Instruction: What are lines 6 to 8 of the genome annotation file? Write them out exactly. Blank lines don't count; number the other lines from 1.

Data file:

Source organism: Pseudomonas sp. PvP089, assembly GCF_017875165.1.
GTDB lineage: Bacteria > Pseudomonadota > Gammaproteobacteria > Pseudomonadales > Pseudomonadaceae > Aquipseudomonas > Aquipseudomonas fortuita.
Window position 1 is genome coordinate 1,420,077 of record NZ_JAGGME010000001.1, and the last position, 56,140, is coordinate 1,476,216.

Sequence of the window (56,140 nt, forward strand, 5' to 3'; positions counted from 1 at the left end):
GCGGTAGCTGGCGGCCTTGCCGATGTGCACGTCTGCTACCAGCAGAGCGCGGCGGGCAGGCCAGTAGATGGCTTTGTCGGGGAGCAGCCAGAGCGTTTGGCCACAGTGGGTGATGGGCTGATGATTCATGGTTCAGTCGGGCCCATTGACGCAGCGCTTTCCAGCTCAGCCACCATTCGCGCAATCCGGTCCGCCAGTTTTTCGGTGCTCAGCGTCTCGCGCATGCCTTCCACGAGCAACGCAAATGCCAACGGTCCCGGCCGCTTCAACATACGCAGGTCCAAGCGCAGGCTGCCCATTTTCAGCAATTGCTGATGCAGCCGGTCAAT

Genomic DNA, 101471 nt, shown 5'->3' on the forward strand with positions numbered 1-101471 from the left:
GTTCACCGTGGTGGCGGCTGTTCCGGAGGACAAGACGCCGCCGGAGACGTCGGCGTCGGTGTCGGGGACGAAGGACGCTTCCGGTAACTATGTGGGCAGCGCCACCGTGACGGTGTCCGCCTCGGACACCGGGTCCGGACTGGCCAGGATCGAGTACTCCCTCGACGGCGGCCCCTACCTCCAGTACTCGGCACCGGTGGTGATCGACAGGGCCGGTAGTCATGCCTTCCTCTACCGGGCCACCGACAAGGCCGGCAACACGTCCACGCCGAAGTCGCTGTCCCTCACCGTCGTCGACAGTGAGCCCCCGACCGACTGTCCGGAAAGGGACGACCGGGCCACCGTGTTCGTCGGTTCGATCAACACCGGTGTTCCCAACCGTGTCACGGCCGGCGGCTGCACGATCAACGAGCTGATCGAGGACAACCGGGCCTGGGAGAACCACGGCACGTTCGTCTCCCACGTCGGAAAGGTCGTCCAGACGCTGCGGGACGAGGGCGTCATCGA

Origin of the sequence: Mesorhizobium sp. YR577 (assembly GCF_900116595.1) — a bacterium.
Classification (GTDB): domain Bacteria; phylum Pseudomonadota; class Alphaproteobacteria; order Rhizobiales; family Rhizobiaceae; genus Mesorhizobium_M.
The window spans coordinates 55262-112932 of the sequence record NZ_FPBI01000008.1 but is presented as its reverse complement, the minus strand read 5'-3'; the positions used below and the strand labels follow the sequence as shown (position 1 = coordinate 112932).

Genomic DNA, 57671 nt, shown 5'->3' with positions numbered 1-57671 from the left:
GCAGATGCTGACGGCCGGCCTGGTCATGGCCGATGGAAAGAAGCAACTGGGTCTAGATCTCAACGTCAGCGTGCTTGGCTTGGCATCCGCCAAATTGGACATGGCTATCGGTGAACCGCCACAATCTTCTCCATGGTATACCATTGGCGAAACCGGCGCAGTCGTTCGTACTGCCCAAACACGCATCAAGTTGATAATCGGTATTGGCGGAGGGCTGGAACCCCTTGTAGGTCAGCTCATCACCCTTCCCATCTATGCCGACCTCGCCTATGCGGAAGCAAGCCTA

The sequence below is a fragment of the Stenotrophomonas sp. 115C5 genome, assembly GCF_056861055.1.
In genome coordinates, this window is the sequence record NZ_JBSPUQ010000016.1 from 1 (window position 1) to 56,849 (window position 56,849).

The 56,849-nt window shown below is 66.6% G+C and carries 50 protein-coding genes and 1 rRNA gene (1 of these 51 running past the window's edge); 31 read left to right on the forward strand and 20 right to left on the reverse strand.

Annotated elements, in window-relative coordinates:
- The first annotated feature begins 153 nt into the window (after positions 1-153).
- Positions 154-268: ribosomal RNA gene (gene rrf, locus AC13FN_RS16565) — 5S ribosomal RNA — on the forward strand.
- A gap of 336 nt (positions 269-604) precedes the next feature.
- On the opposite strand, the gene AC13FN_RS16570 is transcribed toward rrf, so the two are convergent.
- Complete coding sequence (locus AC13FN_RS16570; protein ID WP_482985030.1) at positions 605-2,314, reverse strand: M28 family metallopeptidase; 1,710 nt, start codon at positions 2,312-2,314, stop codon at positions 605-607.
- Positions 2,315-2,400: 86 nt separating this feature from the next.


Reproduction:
Genomic DNA, 101471 nt, shown 5'->3' on the forward strand with positions numbered 1-101471 from the left:
GTTCACCGTGGTGGCGGCTGTTCCGGAGGACAAGACGCCGCCGGAGACGTCGGCGTCGGTGTCGGGGACGAAGGACGCTTCCGGTAACTATGTGGGCAGCGCCACCGTGACGGTGTCCGCCTCGGACACCGGGTCCGGACTGGCCAGGATCGAGTACTCCCTCGACGGCGGCCCCTACCTCCAGTACTCGGCACCGGTGGTGATCGACAGGGCCGGTAGTCATGCCTTCCTCTACCGGGCCACCGACAAGGCCGGCAACACGTCCACGCCGAAGTCGCTGTCCCTCACCGTCGTCGACAGTGAGCCCCCGACCGACTGTCCGGAAAGGGACGACCGGGCCACCGTGTTCGTCGGTTCGATCAACACCGGTGTTCCCAACCGTGTCACGGCCGGCGGCTGCACGATCAACGAGCTGATCGAGGACAACCGGGCCTGGGAGAACCACGGCACGTTCGTCTCCCACGTCGGAAAGGTCGTCCAGACGCTGCGGGACGAGGGCGTCATCGA

Origin of the sequence: Mesorhizobium sp. YR577 (assembly GCF_900116595.1) — a bacterium.